Janelle's Blog

This is Not a Scene From “The Godfather”

Neal and I arrived home at 6:00 a.m., exhausted by the almost eight-hour flight from Hawaii, where we had gone to celebrate our wedding anniversary. The outside darkness wrapped around our house with a comforting welcome as we stepped through the front doorway into our living room, unaware of what awaited us.

We didn’t bother to unpack, but headed straight for bed to catch some sleep before the sun arose. By noon I had awakened and began to open the shutters and shades throughout the house.

Still somewhat bleary-eyed from lack of sleep, I shuffled toward the front of the house, then stopped abruptly. I gasped as I caught a glimpse of the thing stretched out on the carpet in our dining room. “This can’t be what I think it is,” I muttered. I bravely clenched the carpet with my bare toes and inched toward it.

When I got within eye-ball to eye-ball distance, I screamed, “Neal, get out of bed. There’s a snake in our house.”

I expected him to bound out of bed carrying a weapon and yelling, “Step aside, little lady, I’ll take care of this critter.” Instead, I heard nothing from the bedroom.

Hoping that the 12- inch snake would not travel, I ran into the bedroom to find Davy Crockett still in bed. “Could you move a little faster?” I said. “There is a snake ready to kill us.” That got him moving. We scrambled toward the dining room, knocking over a suitcase as we both tried to get through the bedroom doorway at the same time.

When we reached the dining room, we cautiously approached the snake with a simultaneous, “What should we do?”

You have read my blogs, enough to know that I cannot deal with bugs, varmints, snakes, lizards, geckos, frogs, even bunnies. Yes, I said bunnies. I found one in our backyard when we returned home from another trip—dead and floating in the swimming pool. I did everything then but call in the Coast Guard. Just let me have a nice dog that will let you scratch his back, but please keep crawling creatures out of my sight.

We don’t live in the jungle. We live in a quiet neighborhood with a few sweet little children and streets housing elderly people who never come out of their homes.

Let me put it this way. Terminix employees practically live at our house. They know me by my voice on the phone. The only thing I could think of was to run to the garage and get a sticky insect strip from stack of a dozen extras they left me from a recent visit.

Neal stayed in the dining room keeping watch over the intruder while I bolted through the garage door into the house with my snake-catching weapon.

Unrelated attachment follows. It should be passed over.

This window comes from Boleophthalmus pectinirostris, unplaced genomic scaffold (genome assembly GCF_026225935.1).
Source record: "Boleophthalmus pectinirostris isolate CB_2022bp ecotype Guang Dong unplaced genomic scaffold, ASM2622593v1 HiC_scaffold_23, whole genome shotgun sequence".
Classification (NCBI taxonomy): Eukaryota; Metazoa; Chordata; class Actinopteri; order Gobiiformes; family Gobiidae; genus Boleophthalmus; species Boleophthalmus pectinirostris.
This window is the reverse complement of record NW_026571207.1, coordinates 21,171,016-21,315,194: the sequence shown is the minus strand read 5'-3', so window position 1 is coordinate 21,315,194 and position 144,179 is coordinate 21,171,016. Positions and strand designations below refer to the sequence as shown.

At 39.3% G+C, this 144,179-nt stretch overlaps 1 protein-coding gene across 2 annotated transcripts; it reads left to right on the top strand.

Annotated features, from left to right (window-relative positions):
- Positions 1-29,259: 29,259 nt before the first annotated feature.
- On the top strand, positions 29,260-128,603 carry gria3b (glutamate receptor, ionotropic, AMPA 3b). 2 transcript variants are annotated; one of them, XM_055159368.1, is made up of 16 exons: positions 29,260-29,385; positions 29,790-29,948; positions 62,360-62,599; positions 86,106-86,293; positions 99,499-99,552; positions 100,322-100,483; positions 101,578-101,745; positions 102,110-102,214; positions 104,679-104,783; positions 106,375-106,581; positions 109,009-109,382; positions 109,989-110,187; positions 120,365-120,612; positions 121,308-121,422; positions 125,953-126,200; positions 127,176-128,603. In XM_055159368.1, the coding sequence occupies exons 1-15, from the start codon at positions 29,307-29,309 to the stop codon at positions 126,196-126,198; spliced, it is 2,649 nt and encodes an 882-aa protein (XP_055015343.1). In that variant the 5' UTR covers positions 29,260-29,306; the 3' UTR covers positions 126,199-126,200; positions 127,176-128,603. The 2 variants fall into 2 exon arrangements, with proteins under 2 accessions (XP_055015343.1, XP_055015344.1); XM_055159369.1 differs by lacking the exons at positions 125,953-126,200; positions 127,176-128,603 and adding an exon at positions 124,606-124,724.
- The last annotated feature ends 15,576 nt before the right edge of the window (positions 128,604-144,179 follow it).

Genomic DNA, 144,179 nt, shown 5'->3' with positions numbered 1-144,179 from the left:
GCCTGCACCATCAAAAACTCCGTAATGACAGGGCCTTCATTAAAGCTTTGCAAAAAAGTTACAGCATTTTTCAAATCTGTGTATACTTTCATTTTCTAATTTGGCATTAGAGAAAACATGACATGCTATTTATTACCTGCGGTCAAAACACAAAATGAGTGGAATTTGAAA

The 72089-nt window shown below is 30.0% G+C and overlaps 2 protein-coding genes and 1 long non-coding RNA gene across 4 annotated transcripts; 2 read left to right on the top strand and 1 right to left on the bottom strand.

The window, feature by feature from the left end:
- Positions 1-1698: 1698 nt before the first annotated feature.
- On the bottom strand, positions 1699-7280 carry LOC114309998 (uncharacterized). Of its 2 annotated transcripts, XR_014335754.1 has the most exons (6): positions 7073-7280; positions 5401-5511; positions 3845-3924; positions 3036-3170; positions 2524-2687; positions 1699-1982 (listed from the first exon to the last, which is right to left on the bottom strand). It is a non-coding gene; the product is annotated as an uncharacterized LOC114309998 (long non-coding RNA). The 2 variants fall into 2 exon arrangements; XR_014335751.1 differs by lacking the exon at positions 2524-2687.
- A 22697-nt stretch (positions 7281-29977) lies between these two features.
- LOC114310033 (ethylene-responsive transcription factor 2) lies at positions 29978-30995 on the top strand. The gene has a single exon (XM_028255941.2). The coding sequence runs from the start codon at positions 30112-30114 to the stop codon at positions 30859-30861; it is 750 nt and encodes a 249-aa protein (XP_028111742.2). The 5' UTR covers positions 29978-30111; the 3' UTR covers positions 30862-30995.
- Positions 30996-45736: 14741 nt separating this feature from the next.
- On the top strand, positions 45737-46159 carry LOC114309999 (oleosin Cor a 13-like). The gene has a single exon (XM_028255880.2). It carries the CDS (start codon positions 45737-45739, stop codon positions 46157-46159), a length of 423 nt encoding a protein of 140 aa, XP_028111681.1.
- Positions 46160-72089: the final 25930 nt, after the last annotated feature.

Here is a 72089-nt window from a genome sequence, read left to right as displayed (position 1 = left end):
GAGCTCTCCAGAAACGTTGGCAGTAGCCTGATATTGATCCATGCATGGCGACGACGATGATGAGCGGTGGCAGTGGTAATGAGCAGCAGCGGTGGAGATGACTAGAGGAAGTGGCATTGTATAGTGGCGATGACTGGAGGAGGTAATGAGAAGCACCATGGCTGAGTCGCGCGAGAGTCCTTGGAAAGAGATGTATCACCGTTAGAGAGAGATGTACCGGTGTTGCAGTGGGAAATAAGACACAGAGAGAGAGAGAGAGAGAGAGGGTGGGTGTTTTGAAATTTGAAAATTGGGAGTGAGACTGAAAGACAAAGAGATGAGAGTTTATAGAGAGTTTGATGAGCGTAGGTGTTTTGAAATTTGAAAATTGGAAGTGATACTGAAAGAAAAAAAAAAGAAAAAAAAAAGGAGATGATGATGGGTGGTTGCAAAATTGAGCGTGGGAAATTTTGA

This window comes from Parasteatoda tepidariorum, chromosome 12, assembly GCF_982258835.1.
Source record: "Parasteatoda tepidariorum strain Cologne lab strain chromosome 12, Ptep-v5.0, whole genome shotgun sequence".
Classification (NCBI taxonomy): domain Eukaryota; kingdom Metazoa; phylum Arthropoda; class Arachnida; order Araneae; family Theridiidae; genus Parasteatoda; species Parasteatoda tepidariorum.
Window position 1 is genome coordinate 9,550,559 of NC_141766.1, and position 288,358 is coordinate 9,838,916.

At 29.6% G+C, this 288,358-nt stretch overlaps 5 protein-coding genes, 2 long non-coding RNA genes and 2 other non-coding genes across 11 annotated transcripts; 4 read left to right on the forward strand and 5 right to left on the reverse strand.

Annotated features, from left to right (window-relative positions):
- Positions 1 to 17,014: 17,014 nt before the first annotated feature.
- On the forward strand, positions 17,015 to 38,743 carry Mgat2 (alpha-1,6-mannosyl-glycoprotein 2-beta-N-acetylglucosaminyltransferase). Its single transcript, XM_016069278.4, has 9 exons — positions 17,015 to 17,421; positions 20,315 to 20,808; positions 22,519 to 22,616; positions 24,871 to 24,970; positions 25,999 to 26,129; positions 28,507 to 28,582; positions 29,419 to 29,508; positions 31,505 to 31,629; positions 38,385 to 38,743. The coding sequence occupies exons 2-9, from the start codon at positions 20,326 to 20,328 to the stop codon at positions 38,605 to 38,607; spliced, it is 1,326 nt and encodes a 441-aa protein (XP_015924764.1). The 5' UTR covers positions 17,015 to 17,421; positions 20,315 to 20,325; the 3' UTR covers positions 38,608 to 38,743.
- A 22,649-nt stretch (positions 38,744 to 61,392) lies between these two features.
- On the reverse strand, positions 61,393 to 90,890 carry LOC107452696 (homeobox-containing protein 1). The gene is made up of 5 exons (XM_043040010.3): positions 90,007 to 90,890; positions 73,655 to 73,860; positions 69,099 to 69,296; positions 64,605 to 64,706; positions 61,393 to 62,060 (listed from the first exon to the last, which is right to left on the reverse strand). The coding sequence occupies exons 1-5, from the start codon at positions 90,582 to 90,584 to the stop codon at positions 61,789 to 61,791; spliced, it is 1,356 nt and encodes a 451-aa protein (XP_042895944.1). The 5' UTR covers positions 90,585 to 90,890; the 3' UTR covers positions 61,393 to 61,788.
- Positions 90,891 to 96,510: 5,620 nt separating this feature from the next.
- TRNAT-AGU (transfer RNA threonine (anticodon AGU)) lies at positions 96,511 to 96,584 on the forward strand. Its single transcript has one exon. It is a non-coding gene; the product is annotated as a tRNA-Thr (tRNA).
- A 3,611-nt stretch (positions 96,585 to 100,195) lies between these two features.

I got within close distance of the snake and threw the strip on top of him, sticky side down, fortunately. We stood wide-eyed waiting to see if he would try to escape his new glue prison. Neal bravely turned the strip over, and there he was—curled up and covering the entire strip. At least he was unable to move. We identified the snake as a diamondback rattlesnake, which is poisonous. By then we were quite brave and scooped the entire trap and snake into double plastic bags to take to the outside garbage trash barrel. Whew! All in a day’s work.

You cannot imagine how quickly Terminix showed up at our home. They spent time inspecting and searching, but found no way the snake got into the house. Yet, he did!

Nasty Intrusions in Your Life

October begins Breast Cancer Awareness Month, when the focus is on the need for early detection. As a breast cancer survivor of 30 years, I vividly remember the intrusive way breast cancer entered our lives. Nothing that terrible was expected. I was a young woman of 34 with no history of breast cancer. I had a healthy lifestyle but still could not stop the ruthless interruption of our lives that breast cancer had brought.

Through early detection and moving quickly on my findings, I was able to get a mastectomy to rid my body of the deadly disease. Early detection saved my life.

People you love may be at risk for breast cancer. Please go to our website and sign up for your Early Detection Plan® today. With only 60 seconds of your time, you can provide the information that will allow us to send you reminders of early detection steps that could save your life or that of someone dear to you. We do not solicit you for anything or sell your name to mailing lists. This is the National Breast Cancer Foundation’s way of telling you that we care and want you to live a long and healthy life.

Thought for Today:

“Faith is the strength by which a shattered world shall emerge into the light.”—Helen Keller

Live Life,


Let’s Talk: How have you stopped the intrusion of breast cancer in your life?

Reader's Comments

3 Responses to This is Not a Scene From “The Godfather”
  1. Ashley Movold
    October 1, 2010 | 3:34 pm

    Janelle, Thank you so much for this reminder! You are correct, just like a snake, cancer can be a ruthless interruption and intrusion into our lives. I’m thankful for all that you and the NBCF Team are doing to take a stand against breast cancer! Consider yourselves to be the “Terminix” in the fight against the ultimate intruder, cancer! -Ashley

  2. Ana Julia Pena
    October 6, 2010 | 3:38 am

    Thank you….! NBCF for sharing the above story of the snake with us. I have also snake’s stories, besides I have “a cronic snake phobiabitis”. First of all, this story really waked-me-up. It was about 4:00 a.m., a pain in my right breast waked-me-up again for a few days, then I used to stand-up and start walking in the house, from one corner to the other, just to feel a kind of release…, but with your snake’s story I just signed for your “early prevention program”, when I jumped to my loptop to search for places to get a mammogram done. I thought I was getting crazy… when I was searching for breast cancer info. and what I got was the word:snake…?

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